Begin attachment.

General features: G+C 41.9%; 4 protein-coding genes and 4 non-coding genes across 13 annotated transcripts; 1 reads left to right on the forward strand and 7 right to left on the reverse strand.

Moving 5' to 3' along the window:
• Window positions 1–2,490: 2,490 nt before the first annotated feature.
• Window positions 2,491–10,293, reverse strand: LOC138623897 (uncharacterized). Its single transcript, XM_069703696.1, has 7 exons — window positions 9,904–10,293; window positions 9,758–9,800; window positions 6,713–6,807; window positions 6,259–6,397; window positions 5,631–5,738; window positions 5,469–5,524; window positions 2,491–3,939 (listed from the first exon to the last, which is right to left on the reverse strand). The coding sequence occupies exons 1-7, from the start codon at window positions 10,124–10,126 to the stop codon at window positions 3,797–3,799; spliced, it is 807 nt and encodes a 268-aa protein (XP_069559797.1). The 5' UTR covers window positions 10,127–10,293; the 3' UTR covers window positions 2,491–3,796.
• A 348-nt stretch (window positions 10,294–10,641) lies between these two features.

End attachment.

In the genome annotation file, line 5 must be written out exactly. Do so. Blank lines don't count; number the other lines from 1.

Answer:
• A 348-nt stretch (window positions 10,294–10,641) lies between these two features.